GA-TSA Relationship Thaw?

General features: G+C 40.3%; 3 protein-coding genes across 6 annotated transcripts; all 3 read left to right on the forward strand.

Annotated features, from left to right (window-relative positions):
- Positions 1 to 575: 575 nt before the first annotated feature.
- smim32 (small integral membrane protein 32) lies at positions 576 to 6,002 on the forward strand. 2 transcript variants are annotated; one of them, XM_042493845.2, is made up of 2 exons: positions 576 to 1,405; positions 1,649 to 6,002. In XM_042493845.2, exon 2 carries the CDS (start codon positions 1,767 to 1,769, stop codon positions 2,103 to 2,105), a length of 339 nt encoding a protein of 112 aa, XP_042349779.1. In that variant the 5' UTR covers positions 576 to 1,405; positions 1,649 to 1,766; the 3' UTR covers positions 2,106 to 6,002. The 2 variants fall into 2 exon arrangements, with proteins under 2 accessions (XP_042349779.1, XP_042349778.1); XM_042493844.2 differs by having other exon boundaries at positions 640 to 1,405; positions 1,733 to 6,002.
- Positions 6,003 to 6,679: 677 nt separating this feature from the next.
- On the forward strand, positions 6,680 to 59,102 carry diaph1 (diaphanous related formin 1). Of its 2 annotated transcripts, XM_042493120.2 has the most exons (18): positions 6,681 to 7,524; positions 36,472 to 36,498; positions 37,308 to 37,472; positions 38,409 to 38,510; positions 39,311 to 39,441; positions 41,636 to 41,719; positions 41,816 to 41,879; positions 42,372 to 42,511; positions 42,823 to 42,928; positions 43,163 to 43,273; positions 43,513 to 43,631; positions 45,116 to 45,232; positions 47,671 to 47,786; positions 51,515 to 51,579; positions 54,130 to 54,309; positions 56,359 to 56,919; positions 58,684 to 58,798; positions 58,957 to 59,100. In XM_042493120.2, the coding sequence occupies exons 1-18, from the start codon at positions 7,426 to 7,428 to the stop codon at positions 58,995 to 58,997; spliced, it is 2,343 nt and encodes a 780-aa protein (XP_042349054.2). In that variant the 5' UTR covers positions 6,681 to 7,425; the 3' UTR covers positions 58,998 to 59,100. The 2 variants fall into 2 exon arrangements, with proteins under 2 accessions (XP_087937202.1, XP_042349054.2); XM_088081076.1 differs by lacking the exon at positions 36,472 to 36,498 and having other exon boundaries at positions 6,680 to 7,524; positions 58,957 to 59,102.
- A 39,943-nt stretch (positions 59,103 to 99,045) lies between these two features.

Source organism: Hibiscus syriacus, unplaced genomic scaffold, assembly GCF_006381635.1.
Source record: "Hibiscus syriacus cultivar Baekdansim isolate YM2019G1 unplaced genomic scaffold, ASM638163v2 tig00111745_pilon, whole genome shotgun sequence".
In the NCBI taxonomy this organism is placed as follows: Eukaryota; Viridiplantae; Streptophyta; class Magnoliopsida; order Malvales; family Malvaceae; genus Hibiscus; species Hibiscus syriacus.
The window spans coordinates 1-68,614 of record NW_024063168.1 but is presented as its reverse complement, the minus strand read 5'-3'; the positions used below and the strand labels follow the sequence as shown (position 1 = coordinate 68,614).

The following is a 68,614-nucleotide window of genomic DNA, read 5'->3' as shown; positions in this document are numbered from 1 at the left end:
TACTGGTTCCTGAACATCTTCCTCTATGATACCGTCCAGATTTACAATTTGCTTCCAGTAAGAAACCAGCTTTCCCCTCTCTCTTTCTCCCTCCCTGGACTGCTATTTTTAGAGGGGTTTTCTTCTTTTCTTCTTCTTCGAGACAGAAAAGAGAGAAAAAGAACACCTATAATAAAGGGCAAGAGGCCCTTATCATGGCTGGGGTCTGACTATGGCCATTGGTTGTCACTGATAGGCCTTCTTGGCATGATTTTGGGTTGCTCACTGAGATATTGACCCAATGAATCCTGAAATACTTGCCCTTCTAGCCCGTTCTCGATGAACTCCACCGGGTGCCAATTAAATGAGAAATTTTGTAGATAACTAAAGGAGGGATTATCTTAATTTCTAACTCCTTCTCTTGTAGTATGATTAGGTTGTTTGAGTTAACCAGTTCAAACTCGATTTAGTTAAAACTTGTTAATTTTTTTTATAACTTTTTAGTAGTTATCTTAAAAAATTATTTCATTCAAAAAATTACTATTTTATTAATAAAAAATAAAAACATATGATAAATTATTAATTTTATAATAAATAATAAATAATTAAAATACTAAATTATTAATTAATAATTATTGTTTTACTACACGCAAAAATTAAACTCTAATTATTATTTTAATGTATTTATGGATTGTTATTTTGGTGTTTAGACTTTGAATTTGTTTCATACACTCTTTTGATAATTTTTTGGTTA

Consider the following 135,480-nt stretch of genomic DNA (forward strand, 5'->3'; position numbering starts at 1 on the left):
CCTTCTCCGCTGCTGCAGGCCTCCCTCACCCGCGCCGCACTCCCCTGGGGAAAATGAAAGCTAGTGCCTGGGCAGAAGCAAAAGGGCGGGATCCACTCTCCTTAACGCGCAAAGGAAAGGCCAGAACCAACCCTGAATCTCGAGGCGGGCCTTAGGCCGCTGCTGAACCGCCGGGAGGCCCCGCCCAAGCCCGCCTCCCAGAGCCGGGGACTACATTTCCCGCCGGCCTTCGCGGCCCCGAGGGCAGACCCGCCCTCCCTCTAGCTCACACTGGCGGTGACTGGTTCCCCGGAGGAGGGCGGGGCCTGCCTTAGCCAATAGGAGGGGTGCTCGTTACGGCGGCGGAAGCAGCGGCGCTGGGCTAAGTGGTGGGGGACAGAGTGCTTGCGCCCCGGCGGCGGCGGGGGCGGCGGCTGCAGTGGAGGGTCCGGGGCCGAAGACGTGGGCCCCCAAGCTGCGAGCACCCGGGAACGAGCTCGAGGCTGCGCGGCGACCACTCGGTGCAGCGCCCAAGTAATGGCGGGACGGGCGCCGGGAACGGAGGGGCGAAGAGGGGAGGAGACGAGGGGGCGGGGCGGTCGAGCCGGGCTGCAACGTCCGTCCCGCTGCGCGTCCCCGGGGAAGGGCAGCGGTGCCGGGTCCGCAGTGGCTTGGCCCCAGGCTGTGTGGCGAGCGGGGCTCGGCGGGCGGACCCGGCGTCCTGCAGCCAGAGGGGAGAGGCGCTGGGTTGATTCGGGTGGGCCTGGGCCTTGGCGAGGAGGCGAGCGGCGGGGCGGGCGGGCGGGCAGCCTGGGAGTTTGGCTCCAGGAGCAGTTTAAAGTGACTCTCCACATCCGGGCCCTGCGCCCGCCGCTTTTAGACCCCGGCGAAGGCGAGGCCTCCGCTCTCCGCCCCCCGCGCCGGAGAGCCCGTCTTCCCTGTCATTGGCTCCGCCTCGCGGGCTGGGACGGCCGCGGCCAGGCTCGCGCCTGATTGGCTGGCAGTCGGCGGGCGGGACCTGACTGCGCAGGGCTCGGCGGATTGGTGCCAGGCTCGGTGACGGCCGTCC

The TSA is willing to work to minimize the effect of its policies on general aviation (GA), Gregory Kulis, a member of NBAA’s Security Council and pilot for Limited Brands, said at an NBAA 2011 forum on the TSA’s GA policies on Tuesday. “Not long after 9/11, it was difficult to find anyone in the agency willing to talk to us,” he said. “That situation has turned around completely.” Joining Kulis were Douglas Hofsass, TSA transportation sector network management deputy administrator; Kerwin Wilson, TSA GA programs acting general manager; Zach Carter, TSA airspace coordination branch chief; and Douglas Carr, NBAA vice president of safety, security and regulation. No one used the phrase “kinder, gentler,” but the TSA officials pointed to recent efforts to ease GA security burdens, including less onerous GA policies, starting with the awaited revised large aircraft security program (Lasp) proposal; working more closely with the Secret Service and the FAA; and expanding DAASP. The revised Lasp proposal is currently under review at the DHS and will next go to OMB for review and approval before being released for public comment. Kulis said NBAA’s Security Council is now working to foster a similar relationship with U.S. Customs.